“Oh, not again.”
That is how Bob Crosby reacted when he and his wife Debbie heard that their house on Lochside Drive had flooded when a nearby water main broke in the morning hours of Thanksgiving Day.
The couple were visiting their two children and their one-week-old granddaughter in Calgary, when their strata manager called them up to tell them that water had entered their bungalow-style home purchased in 2011. Two years ago, the couple had to replace the flooring in their living and dining room after a perimeter drainage pipe had burst.
But the more recent break was far more serious. Some 10,000 gallons of water turned a stretch of Royal Oak Drive into a standing river that nonetheless drained down a walking path that connects Lochside Drive with Royal Oak Drive, running right past Crosby’s house.
Almost two weeks after the incident, you can still see the ravines that the water gouged out of the path on its way into Crosby’s house, aided by a downward-sloping topography and two grassy berms that helped to channel the water.
While on the scene of the water main break, Crosby’s strata management could not enter Crosby’s home. “They even asked the police, and they said “No, unless it is a life-threatening emergency, we can’t open the door.’”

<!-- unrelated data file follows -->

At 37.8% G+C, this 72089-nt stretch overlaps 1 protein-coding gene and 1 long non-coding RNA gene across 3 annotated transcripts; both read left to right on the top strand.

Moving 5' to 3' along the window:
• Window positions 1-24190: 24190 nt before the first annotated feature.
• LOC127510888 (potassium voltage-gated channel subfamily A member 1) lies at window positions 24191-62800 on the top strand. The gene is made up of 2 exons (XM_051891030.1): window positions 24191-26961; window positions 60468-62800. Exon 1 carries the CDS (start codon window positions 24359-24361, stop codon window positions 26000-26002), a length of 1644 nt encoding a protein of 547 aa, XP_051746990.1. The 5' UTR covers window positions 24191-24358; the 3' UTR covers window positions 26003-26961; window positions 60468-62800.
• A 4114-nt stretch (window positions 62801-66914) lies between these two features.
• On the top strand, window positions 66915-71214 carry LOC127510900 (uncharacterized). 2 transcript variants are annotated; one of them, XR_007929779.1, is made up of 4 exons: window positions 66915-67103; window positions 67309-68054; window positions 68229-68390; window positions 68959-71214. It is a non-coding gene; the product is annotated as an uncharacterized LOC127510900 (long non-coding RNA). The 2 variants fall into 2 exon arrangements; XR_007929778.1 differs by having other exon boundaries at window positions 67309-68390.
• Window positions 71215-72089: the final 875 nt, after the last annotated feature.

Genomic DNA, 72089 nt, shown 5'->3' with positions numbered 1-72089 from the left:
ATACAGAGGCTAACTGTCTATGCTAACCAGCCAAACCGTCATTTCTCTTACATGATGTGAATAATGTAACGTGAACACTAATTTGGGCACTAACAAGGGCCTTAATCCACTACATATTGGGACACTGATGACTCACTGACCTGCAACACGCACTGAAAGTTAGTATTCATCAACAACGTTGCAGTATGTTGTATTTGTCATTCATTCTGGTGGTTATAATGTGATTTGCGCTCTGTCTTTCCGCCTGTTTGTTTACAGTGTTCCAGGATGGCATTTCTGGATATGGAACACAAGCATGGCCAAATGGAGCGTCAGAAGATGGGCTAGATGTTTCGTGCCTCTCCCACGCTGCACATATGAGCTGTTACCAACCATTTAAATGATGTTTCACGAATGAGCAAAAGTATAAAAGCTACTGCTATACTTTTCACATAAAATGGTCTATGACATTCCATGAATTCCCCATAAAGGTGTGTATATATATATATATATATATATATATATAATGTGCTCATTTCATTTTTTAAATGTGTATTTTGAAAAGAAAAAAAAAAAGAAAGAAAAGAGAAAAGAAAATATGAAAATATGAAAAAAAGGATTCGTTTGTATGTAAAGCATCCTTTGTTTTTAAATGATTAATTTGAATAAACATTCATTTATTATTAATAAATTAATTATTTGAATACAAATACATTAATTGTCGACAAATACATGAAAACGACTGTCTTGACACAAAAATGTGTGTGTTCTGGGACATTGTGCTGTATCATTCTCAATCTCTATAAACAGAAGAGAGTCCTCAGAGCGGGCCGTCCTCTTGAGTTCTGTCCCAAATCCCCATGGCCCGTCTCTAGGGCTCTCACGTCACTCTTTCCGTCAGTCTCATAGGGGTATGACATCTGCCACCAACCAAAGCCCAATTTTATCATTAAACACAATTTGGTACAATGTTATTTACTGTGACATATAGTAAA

Fortunately, Crosby had an accessible spare key that eventually allowed access to the house. “That really saved us, because the restoration company [Belfor Restoration] was here [Monday],” he said.
“They started drying everything up,” said Crosby. “The damage could have been far worse, if they hadn’t been right on it,” he said, adding he is every pleased with the work of the restorers.
Still, the damage appears bad enough, as two inches of water pooled in some parts of the house. “All flooring is being replaced except for the ceramic tiles,” he said. Contractors are also replacing almost every piece of drywall two feet off the ground, he added. “It [the water] didn’t quite come to every wall, but it touched every room, and they say anything that the water touches has to go. They consider it black water, even though it started in a water main. It’s not safe.”
The value of the damage appears unclear at this point. Questions concerning responsibility and future liabilities also remain unanswered, he said. “It’s probably going to take a while to resolve that,” he said. “It’s not going to slow anything down,” he said. “They’ll do all the work, and they’ll figure out who will pay later.”
What about the stress and uncertainty that this incident has caused?
“Surprisingly, it hasn’t bothered us too much,” he said. “I don’t know why. Maybe because we have gone through it before, and we just sort of roll with the punches.”
In fact, Crosby’s attitude is downright positive. “The good news is we are getting new floors out of this, we get to do it the way we want it,” he said. “We are going to do a little bit of renovations at the same time, and pay the difference. So it will be an even nicer place when it is finished.”